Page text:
- at the courthouse on trial day before the trial commences is a good time to play "let's make a deal" with the officer. Talk to them outside the courtroom and make your offer. Things like offering to plead guilty to speeding at $138 instead of $196 might be accepted. You have nothing to lose by asking. Can't find the officer and still want to try? When your case is called, ask the judge for a brief adjournment to speak with the officer.
- dress neatly, don't chew gum, turn off your pager/cell phone, take off your hat. In most cases the dispute will be heard in traffic court. The judicial justice of the peace is called "your worship" otherwise in provincial court it is "your honour". It's not too big a deal unless you are being discourteous. If you are first and don't know how to address the judge, ask, they will be impressed that you are earnest.
- if you are going to call witnesses, have them leave the courtroom before your trial starts. They can sit and watch until then, but if they sit there and listen to part of the trial, their evidence is tainted and cannot be given as much weight by the court.
- listen carefully to the evidence given by the officer. Take a pen and paper with you to make notes if you wish to.
- on cross examination ask questions that highlight any evidence given by the officer that is to your advantage and ask if anything needs to be clarified so that you understand and can respond to it.
- if you are going to give evidence know if you are going to affirm to tell the truth or if you want to swear on the bible. It's surprising how often this has to be explained as well.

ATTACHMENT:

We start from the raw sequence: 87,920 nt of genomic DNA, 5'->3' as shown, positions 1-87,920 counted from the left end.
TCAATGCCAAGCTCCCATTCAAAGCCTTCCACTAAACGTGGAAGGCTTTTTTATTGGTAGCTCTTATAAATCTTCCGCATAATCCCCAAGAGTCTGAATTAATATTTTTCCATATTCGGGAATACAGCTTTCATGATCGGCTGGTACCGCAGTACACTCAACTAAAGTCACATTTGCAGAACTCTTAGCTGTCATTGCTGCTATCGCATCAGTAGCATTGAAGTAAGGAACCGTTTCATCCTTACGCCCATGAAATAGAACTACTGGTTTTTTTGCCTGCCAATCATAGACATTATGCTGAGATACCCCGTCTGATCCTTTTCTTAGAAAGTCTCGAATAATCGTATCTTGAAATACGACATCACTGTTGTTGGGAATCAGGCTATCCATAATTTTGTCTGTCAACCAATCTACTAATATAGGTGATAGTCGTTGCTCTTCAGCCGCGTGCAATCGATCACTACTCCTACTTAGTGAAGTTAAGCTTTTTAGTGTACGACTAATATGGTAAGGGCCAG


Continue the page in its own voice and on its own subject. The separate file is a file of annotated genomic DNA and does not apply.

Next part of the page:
- be careful about choosing to give evidence on your own behalf. If you do, you are open to cross examination from the officer and must answer. Gaps in the officer's testimony can be filled in this way. This is not the time to complain about police treatment. The court is only interested in the evidence. Complaints about police misconduct are for the public complaints commission, not the traffic court.
- both sides will be given a chance to summarize. The summary is your chance to highlight important parts of the evidence from both the officer and yourself (if you chose to testify) that show you are not guilty.
- the verdict will be given and the judge will explain the reasons. If you are found not guilty, that's it. The ticket goes in the garbage can and you are free to go. If guilty, the trial now moves on to the penalty phase. The officer may choose to show the court your driving record (if you have one) and suggest that the penalty not be lowered if this is an offence without a minimum or a statutory amount. You have the chance to explain why the penalty should be different for your circumstances or failing that you can give evidence about your financial circumstances and ask for a reasonable length of time to pay. If the justice asks how long you need, be prepared with an answer. Don't just shrug your shoulders and leave it up to them.
- if you think the guilty verdict is improper, it isn't necessary to say so. Stop by the court registry on your way out and ask about an appeal. You will likely be wise to seek advice from a lawyer before proceeding. Appeals take place in Supreme Court and it is very formal with all the i's dotted and t's crossed before you get there.
- Provincial Court - Traffic Court Guide
- The Canadian Bar Association - Lawyer Referral Service
- UBC Law Students Legal Advice Program - Motor Vehicle Law
- The Univesity of Victoria Law Center- Defending Traffic Tickets
- Law Society of BC - Representing Yourself in a Criminal Trial